As with all life, we are driven biologically to value two things above everything else - our own life and our offsprings' lives.
Then, since life is basically considered the highest-valued thing in existence, depriving someone of life without very good cause is generally considered to be the most heinous of crimes because there is no way that it can be undone and there is no way to make any kind of amends for it (as there can be in other crimes which can't be undone, like rape)
What I am asking you is why. We can't blame biology - certainly biology causes these emotions to arise, but we as a a species are quite entitled to make use of our critical faculties and trump our instincts.
It's important to know why murder is bad. As a time saving exercise I'm going to propose my understanding of why murder is bad and you can tell me whether you agree or not. I think it's bad because it is the act of elimination of human liberty without, as you say, good cause.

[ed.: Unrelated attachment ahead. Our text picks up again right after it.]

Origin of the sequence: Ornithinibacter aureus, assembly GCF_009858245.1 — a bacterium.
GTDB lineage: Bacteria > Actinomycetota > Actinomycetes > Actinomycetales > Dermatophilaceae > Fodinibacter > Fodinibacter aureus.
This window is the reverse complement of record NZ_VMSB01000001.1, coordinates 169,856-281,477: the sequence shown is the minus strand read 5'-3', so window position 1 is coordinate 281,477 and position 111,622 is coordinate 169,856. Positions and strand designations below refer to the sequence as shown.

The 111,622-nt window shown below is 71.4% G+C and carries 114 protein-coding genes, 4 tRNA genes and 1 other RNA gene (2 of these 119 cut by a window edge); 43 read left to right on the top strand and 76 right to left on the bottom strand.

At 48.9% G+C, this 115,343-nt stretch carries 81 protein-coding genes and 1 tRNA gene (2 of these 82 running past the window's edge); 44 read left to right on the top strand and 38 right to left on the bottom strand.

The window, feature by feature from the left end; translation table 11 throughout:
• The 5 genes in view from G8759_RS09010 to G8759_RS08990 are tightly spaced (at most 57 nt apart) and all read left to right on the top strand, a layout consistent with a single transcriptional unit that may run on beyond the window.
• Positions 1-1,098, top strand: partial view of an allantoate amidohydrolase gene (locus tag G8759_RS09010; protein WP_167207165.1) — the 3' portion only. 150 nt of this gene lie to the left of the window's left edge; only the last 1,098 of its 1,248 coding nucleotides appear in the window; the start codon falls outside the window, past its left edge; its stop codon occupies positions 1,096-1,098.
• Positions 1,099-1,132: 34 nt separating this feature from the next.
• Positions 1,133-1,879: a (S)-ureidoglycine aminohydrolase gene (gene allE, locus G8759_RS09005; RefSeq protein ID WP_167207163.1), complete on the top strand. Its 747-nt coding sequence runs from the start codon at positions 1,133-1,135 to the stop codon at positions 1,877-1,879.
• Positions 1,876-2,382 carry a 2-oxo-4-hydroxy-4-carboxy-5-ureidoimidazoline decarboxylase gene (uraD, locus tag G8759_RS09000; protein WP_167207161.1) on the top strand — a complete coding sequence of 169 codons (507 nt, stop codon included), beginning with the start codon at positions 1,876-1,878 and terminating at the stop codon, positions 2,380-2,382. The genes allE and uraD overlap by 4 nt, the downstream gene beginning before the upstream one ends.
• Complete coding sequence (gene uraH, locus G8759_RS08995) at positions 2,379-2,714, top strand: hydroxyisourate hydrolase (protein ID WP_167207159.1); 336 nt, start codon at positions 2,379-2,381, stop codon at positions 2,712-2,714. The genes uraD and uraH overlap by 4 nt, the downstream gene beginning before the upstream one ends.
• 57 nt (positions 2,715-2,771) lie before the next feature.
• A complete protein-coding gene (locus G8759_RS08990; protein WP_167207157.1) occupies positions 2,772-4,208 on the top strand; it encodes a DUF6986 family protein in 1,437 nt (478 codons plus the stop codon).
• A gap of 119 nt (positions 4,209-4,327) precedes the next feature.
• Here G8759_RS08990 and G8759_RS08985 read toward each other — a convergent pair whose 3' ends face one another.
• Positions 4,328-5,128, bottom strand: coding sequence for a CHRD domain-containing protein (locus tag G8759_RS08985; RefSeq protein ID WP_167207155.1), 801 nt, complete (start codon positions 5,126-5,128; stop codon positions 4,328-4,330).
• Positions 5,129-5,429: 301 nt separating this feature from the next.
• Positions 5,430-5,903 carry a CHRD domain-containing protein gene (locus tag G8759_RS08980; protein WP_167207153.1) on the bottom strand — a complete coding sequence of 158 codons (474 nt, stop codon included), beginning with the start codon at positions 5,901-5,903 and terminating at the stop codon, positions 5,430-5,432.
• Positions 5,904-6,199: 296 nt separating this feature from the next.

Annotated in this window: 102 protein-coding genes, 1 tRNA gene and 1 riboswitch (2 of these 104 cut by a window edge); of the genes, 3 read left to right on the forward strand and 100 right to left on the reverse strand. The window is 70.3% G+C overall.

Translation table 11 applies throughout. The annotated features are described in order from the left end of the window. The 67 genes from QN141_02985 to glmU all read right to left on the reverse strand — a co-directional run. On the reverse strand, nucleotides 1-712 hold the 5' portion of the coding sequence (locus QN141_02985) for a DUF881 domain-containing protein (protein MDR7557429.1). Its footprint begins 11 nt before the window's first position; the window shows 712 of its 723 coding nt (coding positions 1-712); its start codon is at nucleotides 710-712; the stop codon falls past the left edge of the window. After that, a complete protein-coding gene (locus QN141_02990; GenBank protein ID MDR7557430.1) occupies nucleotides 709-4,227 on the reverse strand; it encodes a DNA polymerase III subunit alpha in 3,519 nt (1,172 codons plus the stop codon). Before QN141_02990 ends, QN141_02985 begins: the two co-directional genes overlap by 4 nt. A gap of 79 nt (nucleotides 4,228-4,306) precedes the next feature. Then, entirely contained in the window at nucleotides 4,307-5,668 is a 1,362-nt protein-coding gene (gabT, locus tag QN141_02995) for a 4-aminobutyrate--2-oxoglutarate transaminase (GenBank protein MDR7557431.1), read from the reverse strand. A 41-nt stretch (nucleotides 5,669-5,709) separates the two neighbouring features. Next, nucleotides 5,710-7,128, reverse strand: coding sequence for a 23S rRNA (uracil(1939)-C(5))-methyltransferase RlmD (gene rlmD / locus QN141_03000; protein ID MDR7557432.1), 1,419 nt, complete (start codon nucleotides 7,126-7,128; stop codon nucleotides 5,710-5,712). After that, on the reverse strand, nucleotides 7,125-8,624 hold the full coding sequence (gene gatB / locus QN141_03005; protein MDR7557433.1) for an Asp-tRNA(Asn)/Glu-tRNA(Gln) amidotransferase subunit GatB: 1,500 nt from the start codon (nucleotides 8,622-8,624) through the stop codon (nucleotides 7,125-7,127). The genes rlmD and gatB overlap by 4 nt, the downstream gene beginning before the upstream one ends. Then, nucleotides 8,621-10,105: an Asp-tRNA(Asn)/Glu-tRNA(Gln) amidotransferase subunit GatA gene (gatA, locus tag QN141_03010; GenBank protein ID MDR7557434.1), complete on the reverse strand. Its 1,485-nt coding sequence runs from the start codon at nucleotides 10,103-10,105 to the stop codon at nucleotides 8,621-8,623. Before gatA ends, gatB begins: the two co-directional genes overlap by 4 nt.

Now, to my mind, locking a man in a square cell and jailing him until death is not just a constraint on his liberty, it amounts to an elimination of his liberty (with good cause).
The key point is that we can't just say "well then we'll give him resources to exercise liberty" because it is dubious to what degree that can be achieved without contradicting the legal basis of imprisonment. It's likely that if you do apportion him any real liberty, you are diminishing the state's capacity for punitive redress. That's a whole another topic.
So the removal of such a man's liberty is a necessity either way. All I am saying is that (ignoring any complicating factors like risk of error), that individual ought to have his liberty extinguished more humanely, not dangled above society light a caught mouse.
I do oppose the Death Penalty-on grounds of risk that the judgement of an individual's guilt is erroneous or misguided. But I happen to think it's quite sad that we have to find more cruel ways of abolishing an individual's liberty, and sadly we here in Ireland do it particularly maliciously, as the Inspector of Prison's reports have attested.